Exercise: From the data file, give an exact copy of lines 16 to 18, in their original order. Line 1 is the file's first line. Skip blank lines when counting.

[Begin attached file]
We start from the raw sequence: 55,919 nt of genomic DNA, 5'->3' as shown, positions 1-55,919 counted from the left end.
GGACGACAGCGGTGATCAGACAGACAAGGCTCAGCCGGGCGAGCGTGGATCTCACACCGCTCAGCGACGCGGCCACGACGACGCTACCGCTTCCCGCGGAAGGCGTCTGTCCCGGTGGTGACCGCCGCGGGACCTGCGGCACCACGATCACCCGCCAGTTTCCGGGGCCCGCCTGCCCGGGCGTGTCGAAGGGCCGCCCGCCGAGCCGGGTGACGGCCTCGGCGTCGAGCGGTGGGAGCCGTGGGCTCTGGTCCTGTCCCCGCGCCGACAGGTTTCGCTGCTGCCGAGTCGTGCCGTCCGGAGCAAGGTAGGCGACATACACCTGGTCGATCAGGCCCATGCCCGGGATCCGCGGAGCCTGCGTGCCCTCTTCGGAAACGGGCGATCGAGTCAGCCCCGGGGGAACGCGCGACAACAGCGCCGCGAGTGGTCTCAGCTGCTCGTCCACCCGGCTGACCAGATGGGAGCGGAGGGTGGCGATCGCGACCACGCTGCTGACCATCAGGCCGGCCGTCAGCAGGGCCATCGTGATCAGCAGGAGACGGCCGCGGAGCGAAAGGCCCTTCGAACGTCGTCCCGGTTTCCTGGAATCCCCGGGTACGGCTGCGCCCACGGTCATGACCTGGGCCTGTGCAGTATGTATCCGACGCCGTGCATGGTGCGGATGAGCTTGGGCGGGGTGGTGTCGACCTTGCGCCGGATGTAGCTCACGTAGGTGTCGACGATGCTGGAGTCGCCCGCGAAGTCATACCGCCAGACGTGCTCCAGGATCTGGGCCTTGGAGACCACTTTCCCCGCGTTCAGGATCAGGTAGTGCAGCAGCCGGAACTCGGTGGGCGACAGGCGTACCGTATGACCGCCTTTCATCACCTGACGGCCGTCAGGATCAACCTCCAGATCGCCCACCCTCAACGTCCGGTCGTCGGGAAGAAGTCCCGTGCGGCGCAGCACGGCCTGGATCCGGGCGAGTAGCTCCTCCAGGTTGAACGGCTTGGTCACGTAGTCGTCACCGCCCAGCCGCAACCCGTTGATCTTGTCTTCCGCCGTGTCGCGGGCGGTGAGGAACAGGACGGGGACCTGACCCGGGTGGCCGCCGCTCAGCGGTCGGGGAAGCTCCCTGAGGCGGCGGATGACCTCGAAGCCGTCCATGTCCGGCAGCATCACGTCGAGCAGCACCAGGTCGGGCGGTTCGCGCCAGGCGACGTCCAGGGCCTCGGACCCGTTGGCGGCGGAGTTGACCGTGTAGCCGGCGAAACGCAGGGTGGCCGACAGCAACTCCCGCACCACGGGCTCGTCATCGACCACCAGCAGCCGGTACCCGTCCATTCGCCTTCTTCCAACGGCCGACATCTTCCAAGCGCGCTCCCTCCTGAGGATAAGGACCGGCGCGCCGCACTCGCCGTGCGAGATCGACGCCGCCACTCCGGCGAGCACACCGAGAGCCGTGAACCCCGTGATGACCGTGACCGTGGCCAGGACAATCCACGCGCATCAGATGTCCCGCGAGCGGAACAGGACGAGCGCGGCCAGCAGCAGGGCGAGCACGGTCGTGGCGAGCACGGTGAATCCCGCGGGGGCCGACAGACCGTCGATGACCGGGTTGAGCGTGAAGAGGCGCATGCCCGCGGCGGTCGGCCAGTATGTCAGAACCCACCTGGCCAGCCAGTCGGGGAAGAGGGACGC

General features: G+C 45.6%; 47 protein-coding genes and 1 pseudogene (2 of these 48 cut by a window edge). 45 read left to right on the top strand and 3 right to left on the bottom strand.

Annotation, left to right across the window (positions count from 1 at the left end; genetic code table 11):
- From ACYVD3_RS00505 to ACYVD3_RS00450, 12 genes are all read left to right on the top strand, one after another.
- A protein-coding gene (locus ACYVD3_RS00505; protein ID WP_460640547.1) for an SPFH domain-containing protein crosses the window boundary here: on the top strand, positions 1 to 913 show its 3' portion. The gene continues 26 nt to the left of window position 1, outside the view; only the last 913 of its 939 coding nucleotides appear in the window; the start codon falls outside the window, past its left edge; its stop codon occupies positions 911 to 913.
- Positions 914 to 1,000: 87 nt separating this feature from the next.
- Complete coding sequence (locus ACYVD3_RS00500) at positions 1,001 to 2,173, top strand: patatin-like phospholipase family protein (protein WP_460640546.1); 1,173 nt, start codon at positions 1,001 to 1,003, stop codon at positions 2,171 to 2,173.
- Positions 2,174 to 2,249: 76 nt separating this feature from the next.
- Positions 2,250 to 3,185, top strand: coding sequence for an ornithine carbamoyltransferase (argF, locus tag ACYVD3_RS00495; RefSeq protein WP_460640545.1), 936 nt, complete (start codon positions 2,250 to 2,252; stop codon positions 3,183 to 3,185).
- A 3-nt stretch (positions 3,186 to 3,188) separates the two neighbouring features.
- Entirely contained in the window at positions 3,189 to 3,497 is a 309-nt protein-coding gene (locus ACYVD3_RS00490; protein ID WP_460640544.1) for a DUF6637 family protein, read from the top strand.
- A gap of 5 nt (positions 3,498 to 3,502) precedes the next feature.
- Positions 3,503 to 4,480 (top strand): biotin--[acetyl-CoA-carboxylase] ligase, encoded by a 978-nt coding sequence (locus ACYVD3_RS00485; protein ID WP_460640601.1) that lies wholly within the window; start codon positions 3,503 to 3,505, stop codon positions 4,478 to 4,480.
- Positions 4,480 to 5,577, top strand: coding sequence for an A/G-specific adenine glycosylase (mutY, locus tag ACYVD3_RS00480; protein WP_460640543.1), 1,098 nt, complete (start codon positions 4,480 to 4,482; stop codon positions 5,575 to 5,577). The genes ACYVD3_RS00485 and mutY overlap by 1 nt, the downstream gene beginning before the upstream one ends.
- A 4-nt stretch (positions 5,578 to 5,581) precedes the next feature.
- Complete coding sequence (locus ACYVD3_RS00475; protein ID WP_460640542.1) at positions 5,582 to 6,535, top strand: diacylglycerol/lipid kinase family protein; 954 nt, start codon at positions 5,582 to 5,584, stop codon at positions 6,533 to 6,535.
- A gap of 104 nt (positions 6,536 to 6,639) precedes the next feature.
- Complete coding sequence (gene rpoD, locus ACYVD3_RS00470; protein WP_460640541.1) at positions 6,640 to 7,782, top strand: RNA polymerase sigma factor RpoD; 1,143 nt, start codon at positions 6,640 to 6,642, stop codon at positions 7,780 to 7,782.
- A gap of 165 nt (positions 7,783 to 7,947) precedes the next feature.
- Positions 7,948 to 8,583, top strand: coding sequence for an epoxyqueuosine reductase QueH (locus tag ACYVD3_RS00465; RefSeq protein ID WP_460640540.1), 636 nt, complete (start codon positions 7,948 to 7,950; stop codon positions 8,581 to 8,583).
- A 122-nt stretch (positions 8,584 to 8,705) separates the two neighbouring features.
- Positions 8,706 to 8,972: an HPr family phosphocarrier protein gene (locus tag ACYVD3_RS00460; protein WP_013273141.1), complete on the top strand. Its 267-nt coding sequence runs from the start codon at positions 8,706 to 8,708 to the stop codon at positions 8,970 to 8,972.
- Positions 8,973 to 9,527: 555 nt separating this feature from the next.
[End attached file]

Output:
- A 4-nt stretch (positions 5,578 to 5,581) precedes the next feature.
- Complete coding sequence (locus ACYVD3_RS00475; protein ID WP_460640542.1) at positions 5,582 to 6,535, top strand: diacylglycerol/lipid kinase family protein; 954 nt, start codon at positions 5,582 to 5,584, stop codon at positions 6,533 to 6,535.
- A gap of 104 nt (positions 6,536 to 6,639) precedes the next feature.